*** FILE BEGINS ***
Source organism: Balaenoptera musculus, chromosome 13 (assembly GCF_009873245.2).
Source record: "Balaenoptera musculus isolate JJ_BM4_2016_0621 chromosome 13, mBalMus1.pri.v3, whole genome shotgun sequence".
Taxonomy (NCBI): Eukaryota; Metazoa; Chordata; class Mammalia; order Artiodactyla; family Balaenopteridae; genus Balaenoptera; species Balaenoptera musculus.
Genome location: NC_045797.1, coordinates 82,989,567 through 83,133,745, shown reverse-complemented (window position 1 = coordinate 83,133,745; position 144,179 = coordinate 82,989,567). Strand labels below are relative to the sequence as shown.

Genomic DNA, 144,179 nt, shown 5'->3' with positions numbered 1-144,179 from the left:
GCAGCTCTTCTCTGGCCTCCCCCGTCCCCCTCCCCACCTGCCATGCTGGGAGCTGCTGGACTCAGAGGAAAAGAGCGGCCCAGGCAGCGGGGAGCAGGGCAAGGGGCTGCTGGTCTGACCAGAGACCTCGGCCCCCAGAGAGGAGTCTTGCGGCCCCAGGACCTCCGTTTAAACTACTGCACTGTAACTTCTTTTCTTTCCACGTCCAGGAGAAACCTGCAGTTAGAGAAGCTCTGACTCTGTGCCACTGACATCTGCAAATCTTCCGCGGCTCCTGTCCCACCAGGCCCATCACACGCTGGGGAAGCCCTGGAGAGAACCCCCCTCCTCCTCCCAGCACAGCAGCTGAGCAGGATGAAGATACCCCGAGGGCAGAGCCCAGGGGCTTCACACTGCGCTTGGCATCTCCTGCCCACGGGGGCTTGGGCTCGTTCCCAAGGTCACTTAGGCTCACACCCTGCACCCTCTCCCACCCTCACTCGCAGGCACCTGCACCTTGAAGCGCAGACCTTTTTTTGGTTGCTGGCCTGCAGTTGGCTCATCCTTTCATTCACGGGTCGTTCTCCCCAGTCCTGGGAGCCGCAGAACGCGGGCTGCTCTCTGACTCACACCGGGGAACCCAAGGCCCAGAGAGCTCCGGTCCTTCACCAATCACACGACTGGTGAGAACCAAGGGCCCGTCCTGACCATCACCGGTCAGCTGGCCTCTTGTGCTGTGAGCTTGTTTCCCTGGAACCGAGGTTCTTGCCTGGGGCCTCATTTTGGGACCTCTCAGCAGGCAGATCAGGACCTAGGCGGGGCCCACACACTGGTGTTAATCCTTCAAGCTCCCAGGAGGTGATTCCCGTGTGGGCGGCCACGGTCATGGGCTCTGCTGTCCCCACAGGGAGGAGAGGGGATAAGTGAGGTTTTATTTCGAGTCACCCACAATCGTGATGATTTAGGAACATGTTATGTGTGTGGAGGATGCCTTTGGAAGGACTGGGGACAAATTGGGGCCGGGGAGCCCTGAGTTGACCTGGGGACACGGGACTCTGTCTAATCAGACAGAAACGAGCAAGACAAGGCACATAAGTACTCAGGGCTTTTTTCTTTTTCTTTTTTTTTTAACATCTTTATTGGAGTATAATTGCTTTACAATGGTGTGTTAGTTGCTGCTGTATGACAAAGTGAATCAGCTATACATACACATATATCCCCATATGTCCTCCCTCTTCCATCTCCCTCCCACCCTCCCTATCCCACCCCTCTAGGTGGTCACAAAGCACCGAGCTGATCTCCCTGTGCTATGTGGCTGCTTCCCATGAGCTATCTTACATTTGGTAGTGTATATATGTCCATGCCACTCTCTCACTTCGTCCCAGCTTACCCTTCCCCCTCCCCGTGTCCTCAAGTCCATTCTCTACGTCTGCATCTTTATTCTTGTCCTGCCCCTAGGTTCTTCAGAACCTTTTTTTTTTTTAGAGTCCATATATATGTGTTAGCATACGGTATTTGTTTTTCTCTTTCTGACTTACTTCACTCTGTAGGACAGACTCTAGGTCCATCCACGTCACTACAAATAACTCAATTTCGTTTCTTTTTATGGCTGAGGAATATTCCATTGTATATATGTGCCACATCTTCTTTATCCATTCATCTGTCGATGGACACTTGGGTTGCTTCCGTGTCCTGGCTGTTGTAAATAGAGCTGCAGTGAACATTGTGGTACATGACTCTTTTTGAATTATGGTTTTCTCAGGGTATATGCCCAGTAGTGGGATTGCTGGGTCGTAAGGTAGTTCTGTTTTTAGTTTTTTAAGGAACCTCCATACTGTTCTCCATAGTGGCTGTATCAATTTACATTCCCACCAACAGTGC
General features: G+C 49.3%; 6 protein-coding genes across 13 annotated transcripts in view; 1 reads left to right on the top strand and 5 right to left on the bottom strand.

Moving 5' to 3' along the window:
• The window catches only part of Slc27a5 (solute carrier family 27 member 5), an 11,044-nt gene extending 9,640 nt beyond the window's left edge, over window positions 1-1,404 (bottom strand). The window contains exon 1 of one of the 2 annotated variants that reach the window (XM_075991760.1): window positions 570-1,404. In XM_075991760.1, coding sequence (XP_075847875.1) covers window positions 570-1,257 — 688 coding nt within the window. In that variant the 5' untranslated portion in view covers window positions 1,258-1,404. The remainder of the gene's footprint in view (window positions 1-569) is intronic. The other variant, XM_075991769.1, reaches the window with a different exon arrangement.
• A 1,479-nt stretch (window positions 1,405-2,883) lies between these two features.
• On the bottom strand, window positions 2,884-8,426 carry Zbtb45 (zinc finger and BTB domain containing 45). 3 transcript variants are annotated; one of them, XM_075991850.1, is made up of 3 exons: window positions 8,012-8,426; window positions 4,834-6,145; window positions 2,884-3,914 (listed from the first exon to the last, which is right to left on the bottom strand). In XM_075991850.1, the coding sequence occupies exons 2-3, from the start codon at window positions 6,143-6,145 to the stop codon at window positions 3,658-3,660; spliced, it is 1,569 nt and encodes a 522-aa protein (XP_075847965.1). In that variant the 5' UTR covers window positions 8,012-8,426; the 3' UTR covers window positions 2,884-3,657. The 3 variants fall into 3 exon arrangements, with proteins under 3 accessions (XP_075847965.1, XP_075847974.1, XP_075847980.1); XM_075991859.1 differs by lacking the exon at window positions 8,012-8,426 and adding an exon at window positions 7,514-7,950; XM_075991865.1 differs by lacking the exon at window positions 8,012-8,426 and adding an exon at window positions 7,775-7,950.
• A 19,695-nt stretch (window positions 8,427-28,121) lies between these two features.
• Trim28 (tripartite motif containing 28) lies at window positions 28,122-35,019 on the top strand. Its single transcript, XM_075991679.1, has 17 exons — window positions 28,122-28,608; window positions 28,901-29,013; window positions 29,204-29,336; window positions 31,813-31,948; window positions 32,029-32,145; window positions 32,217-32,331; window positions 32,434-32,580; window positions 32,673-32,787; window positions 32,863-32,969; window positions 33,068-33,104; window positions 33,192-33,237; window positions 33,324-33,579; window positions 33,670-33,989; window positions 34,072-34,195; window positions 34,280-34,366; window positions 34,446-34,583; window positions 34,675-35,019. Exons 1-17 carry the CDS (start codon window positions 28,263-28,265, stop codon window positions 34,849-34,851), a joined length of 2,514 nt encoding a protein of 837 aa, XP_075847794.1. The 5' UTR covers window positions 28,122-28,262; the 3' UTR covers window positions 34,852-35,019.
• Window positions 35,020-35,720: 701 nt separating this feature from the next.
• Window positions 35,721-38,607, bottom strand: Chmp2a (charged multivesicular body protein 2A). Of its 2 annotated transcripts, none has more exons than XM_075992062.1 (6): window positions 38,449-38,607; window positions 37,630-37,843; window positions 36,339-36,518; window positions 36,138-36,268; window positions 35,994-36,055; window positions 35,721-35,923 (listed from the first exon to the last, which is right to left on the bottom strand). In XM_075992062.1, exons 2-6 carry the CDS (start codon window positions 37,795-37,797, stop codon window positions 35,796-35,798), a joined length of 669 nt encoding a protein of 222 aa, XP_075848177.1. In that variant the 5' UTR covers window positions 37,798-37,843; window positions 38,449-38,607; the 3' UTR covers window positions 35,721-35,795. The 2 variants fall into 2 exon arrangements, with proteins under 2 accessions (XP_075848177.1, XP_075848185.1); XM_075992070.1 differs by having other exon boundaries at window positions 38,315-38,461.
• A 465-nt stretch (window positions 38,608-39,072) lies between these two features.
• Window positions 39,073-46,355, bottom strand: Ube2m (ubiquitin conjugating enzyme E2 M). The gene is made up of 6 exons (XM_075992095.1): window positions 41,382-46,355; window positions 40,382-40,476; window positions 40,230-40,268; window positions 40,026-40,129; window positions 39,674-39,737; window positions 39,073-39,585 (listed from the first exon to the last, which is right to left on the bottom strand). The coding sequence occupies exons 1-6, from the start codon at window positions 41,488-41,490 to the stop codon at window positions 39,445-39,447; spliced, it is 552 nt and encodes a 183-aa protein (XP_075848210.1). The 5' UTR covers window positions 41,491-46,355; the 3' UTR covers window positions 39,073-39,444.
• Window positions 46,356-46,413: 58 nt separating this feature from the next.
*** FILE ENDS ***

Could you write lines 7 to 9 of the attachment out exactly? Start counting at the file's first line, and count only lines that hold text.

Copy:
General features: G+C 49.3%; 6 protein-coding genes across 13 annotated transcripts in view; 1 reads left to right on the top strand and 5 right to left on the bottom strand.

Moving 5' to 3' along the window:
• The window catches only part of Slc27a5 (solute carrier family 27 member 5), an 11,044-nt gene extending 9,640 nt beyond the window's left edge, over window positions 1-1,404 (bottom strand). The window contains exon 1 of one of the 2 annotated variants that reach the window (XM_075991760.1): window positions 570-1,404. In XM_075991760.1, coding sequence (XP_075847875.1) covers window positions 570-1,257 — 688 coding nt within the window. In that variant the 5' untranslated portion in view covers window positions 1,258-1,404. The remainder of the gene's footprint in view (window positions 1-569) is intronic. The other variant, XM_075991769.1, reaches the window with a different exon arrangement.